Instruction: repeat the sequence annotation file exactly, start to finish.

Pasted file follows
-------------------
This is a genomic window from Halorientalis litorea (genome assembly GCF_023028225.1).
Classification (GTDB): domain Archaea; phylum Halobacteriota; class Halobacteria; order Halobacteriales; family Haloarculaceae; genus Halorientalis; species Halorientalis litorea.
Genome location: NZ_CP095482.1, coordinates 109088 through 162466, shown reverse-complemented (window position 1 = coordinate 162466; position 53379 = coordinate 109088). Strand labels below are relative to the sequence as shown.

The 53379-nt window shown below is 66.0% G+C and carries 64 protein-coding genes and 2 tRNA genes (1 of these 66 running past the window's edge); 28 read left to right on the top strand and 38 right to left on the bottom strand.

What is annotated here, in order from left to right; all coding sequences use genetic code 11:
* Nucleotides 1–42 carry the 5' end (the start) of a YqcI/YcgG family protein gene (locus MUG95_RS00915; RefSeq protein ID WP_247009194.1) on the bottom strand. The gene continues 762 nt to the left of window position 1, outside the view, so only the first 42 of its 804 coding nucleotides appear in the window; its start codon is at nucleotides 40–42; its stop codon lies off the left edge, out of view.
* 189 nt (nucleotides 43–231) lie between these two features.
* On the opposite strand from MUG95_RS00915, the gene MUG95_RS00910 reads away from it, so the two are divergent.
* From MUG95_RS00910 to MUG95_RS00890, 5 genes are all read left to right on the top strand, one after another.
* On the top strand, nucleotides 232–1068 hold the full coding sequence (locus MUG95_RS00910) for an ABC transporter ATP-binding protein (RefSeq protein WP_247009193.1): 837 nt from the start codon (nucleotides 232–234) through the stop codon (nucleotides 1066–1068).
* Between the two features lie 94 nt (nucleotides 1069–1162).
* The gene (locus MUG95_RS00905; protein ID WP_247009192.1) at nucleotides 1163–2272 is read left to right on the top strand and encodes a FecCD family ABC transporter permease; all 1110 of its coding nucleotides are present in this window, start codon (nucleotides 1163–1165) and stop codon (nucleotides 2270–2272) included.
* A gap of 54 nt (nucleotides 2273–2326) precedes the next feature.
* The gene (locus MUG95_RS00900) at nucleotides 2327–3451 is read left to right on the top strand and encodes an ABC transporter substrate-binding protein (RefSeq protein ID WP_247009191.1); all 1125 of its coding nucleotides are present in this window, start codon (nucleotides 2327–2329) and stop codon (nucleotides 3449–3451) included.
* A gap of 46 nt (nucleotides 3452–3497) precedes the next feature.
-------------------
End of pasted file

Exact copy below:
This is a genomic window from Halorientalis litorea (genome assembly GCF_023028225.1).
Classification (GTDB): domain Archaea; phylum Halobacteriota; class Halobacteria; order Halobacteriales; family Haloarculaceae; genus Halorientalis; species Halorientalis litorea.
Genome location: NZ_CP095482.1, coordinates 109088 through 162466, shown reverse-complemented (window position 1 = coordinate 162466; position 53379 = coordinate 109088). Strand labels below are relative to the sequence as shown.

The 53379-nt window shown below is 66.0% G+C and carries 64 protein-coding genes and 2 tRNA genes (1 of these 66 running past the window's edge); 28 read left to right on the top strand and 38 right to left on the bottom strand.

What is annotated here, in order from left to right; all coding sequences use genetic code 11:
* Nucleotides 1–42 carry the 5' end (the start) of a YqcI/YcgG family protein gene (locus MUG95_RS00915; RefSeq protein ID WP_247009194.1) on the bottom strand. The gene continues 762 nt to the left of window position 1, outside the view, so only the first 42 of its 804 coding nucleotides appear in the window; its start codon is at nucleotides 40–42; its stop codon lies off the left edge, out of view.
* 189 nt (nucleotides 43–231) lie between these two features.
* On the opposite strand from MUG95_RS00915, the gene MUG95_RS00910 reads away from it, so the two are divergent.
* From MUG95_RS00910 to MUG95_RS00890, 5 genes are all read left to right on the top strand, one after another.
* On the top strand, nucleotides 232–1068 hold the full coding sequence (locus MUG95_RS00910) for an ABC transporter ATP-binding protein (RefSeq protein WP_247009193.1): 837 nt from the start codon (nucleotides 232–234) through the stop codon (nucleotides 1066–1068).
* Between the two features lie 94 nt (nucleotides 1069–1162).
* The gene (locus MUG95_RS00905; protein ID WP_247009192.1) at nucleotides 1163–2272 is read left to right on the top strand and encodes a FecCD family ABC transporter permease; all 1110 of its coding nucleotides are present in this window, start codon (nucleotides 1163–1165) and stop codon (nucleotides 2270–2272) included.
* A gap of 54 nt (nucleotides 2273–2326) precedes the next feature.
* The gene (locus MUG95_RS00900) at nucleotides 2327–3451 is read left to right on the top strand and encodes an ABC transporter substrate-binding protein (RefSeq protein ID WP_247009191.1); all 1125 of its coding nucleotides are present in this window, start codon (nucleotides 2327–2329) and stop codon (nucleotides 3449–3451) included.
* A gap of 46 nt (nucleotides 3452–3497) precedes the next feature.